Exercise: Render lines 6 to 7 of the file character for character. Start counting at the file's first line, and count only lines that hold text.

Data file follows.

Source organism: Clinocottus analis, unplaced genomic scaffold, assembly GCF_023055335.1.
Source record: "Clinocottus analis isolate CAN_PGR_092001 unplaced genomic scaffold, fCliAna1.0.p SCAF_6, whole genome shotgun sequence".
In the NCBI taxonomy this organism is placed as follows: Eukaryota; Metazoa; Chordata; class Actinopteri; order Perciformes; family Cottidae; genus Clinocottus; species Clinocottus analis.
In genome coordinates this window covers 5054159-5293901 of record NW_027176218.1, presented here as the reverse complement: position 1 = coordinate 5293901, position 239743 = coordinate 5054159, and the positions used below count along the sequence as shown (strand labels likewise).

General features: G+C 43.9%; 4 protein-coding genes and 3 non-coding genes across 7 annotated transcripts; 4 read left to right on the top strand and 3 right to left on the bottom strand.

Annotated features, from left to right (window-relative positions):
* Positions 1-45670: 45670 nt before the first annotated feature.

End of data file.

Annotated features, from left to right (window-relative positions):
* Positions 1-45670: 45670 nt before the first annotated feature.